In an exclusive to News18, BCCI President Sourav Ganguly spoke on the captaincy shift controversy, team India’s future prospects, his tenure coming to an end and speculations of him joining politics. Here are the complete excerpts.
Indian cricket currently seems to be at a crossroads. We have Rahul Dravid as the new coach. Rohit Sharma as the new captain in both white-ball formats of the game. As the administrative head of cricket in India, where do you see things going from here on?
It’s very difficult to predict the future, but India is a great side. We have a very good coach and the team is in able hands with a new captain as well. So, we wish them all the best. Cricket is a team game. The players together with their captain and coach make it successful. And they have been successful in the last five years; I don’t see any reason why they can’t now. I wish them the best and hopefully, we can reach greater heights in the years to come.
Some big tournaments in the pipeline… the T20 world cup, the 50 over world cup which would be played in India… The team as you see it now, how hopeful are you?
From 2022 to 2031, there will be a world championship every year and India will be a contender. I have always believed they can win. They had a semi-final loss in 2019 ICC Cricket World Cup. In 2021, they lost in the group stage itself (T20 World Cup). But like any other Indian cricket fan, I believe India will win some of those tournaments. However, they can’t win everything.
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You have been pinning a lot of hope on Rohit Sharma for the T20 and limited-overs format. Are you hopeful that he would be able to lead the squad as his predecessors have?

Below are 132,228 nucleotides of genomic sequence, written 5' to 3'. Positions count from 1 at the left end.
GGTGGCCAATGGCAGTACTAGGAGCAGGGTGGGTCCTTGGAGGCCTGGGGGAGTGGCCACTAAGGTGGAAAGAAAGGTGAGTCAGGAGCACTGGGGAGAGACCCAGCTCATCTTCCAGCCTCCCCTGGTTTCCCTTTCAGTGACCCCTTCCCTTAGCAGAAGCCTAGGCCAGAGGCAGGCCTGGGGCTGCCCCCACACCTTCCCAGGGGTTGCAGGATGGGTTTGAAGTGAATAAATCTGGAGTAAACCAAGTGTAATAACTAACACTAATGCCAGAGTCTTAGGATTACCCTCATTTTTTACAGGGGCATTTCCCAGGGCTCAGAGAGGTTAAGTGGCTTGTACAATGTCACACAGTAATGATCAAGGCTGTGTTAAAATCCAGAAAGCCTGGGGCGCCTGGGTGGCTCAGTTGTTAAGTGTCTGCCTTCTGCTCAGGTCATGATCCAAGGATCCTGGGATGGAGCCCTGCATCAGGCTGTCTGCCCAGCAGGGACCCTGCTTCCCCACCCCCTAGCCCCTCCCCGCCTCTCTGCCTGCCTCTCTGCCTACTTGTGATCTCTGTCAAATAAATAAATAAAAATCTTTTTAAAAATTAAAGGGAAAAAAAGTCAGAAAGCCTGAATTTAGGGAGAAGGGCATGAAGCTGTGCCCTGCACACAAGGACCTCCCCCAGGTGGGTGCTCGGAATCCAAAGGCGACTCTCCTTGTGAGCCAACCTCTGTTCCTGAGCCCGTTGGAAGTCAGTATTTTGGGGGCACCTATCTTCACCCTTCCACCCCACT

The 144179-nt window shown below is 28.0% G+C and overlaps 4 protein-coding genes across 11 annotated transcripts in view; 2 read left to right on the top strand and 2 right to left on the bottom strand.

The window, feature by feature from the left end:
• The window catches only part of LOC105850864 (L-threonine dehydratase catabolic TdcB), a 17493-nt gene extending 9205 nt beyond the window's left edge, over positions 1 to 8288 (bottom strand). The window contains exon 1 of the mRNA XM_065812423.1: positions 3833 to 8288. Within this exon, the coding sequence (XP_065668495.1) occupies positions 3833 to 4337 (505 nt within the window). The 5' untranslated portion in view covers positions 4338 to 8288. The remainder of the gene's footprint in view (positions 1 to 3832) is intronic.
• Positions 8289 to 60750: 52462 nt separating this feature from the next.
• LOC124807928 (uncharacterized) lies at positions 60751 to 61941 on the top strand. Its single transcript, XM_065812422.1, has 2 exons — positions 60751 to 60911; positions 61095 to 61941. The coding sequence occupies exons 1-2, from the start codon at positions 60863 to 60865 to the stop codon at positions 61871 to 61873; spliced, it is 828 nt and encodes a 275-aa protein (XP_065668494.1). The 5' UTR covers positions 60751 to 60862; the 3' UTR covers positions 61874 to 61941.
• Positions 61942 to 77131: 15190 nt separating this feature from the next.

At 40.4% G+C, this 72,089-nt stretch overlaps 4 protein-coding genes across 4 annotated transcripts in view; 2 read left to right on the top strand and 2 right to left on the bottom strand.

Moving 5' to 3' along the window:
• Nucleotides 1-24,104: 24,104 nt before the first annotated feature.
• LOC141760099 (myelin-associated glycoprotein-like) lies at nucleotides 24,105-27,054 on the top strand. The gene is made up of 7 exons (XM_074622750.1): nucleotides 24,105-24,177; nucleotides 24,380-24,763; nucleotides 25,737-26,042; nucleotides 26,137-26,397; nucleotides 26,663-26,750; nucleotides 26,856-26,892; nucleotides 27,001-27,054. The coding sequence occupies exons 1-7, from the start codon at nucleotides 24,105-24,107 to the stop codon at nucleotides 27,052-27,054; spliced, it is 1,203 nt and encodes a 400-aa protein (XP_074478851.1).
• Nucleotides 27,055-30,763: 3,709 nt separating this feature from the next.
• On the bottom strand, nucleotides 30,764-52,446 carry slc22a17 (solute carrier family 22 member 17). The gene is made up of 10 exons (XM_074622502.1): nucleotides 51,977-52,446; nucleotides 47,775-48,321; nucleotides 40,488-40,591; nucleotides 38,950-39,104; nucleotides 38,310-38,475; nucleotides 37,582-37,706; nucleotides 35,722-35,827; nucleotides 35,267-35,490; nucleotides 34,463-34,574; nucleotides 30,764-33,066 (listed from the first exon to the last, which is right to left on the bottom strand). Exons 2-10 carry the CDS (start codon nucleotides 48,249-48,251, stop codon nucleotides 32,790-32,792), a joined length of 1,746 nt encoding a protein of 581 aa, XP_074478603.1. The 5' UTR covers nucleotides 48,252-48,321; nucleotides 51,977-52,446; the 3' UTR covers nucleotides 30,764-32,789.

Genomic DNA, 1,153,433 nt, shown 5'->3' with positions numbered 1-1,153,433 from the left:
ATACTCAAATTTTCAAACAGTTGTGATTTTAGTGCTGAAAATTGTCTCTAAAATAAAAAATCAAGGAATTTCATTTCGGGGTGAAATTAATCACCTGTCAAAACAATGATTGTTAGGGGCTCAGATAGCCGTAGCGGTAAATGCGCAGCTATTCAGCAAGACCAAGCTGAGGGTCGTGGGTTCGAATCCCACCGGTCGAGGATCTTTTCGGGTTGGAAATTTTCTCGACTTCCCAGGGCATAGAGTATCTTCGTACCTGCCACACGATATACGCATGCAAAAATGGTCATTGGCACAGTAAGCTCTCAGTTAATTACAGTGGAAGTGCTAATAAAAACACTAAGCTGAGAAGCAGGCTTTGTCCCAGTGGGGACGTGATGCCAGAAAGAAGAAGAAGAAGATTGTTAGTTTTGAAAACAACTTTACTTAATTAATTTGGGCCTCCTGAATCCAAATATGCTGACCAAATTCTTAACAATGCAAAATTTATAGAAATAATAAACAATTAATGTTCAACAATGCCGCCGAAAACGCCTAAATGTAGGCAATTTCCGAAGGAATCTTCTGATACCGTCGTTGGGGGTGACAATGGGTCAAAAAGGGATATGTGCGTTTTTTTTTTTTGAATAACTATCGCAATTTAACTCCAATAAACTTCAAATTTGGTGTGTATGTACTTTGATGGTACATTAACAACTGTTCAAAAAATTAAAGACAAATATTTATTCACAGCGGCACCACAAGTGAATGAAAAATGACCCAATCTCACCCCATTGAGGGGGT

Of course. That’s why the selectors have backed him. He will find a way to do well and I hope he does. His record for IPL(Mumbai Indians) is phenomenal… winning five titles. He captained India in Asia Cup a couple of years ago which India won as well, and India won without Kohli. To win a title without him spoke volumes of that team’s strength. So he has had success in big tournaments. He has a good team. So hopefully they can all turn it around.
You’ve been part of the Indian cricket squad at vital junctures. You’ve led the team when perhaps it needed you most and then you turned it around when you came back as a cricket administrator. So at this point, when some of us are talking about Indian cricket at a crossroads, are you enjoying the job? It’s also a challenge for you, is it not?
For me, every job is a challenge. I first played for India in 1996, then I was made the captain, then I became CAB President and I am BCCI President now… every job had its own challenge. It’s the same thing with Rahul (Dravid) and Rohit (Sharma). It’s the same thing with Virat (Kohli) who did so well as a leader. At this level, with such intensity, with such quality players, with so much at stake, everything is a challenge. You just have to find ways to succeed. And I am sure everyone needs a challenge in their life. It makes you happy when you do well under testing situations because that’s the way it is. It makes you believe you are good enough to do it. It’s not just me. It’s the president, the secretary, the treasurer, the joint secretary, the BCCI staff… we all work together to run such a humongous operation because cricket in India is a huge operation to run. And it has been good so far.
This bit of a controversy over the shifting of captaincy from Virat Kohli to Rohit Sharma for which Kohli fans across the country have had some disappointment. You have already explained your position and it was a joint decision of the Board and the selectors. Would you explain how you think this decision is beneficial to Indian cricket in the long run?
It’s like I said… I personally requested him (Kohli) not to give up T20 captaincy. Obviously, he felt the workload. Which is fine, he has been a great cricketer, he has been very intense with his cricket. He has captained for a long period of time and these things happen. Because I have captained for a long period of time; therefore, I know. Also, they wanted only one white-ball captain. And that’s why this decision. I don’t know what’s going to happen in future. But as I said, it’s a good team and it has some fantastic players and I hope they will turn it around.